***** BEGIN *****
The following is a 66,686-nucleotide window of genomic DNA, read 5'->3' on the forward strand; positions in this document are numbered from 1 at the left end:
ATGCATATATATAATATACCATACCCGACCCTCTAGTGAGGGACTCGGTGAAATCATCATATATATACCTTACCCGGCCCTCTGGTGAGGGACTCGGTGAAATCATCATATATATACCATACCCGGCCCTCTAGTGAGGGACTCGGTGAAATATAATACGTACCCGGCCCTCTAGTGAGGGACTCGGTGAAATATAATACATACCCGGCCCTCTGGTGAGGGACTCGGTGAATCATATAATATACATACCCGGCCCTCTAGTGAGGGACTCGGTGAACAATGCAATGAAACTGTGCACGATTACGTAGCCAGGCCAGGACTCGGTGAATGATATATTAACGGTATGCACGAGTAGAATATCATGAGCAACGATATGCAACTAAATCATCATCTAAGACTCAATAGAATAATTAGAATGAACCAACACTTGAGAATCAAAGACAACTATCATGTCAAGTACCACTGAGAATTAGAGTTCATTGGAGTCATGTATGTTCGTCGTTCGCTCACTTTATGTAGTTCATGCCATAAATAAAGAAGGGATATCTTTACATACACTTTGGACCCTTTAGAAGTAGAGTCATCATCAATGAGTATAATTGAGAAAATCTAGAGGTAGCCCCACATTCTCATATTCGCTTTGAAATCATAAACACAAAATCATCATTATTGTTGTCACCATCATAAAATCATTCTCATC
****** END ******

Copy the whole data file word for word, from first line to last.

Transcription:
The following is a 66,686-nucleotide window of genomic DNA, read 5'->3' on the forward strand; positions in this document are numbered from 1 at the left end:
ATGCATATATATAATATACCATACCCGACCCTCTAGTGAGGGACTCGGTGAAATCATCATATATATACCTTACCCGGCCCTCTGGTGAGGGACTCGGTGAAATCATCATATATATACCATACCCGGCCCTCTAGTGAGGGACTCGGTGAAATATAATACGTACCCGGCCCTCTAGTGAGGGACTCGGTGAAATATAATACATACCCGGCCCTCTGGTGAGGGACTCGGTGAATCATATAATATACATACCCGGCCCTCTAGTGAGGGACTCGGTGAACAATGCAATGAAACTGTGCACGATTACGTAGCCAGGCCAGGACTCGGTGAATGATATATTAACGGTATGCACGAGTAGAATATCATGAGCAACGATATGCAACTAAATCATCATCTAAGACTCAATAGAATAATTAGAATGAACCAACACTTGAGAATCAAAGACAACTATCATGTCAAGTACCACTGAGAATTAGAGTTCATTGGAGTCATGTATGTTCGTCGTTCGCTCACTTTATGTAGTTCATGCCATAAATAAAGAAGGGATATCTTTACATACACTTTGGACCCTTTAGAAGTAGAGTCATCATCAATGAGTATAATTGAGAAAATCTAGAGGTAGCCCCACATTCTCATATTCGCTTTGAAATCATAAACACAAAATCATCATTATTGTTGTCACCATCATAAAATCATTCTCATC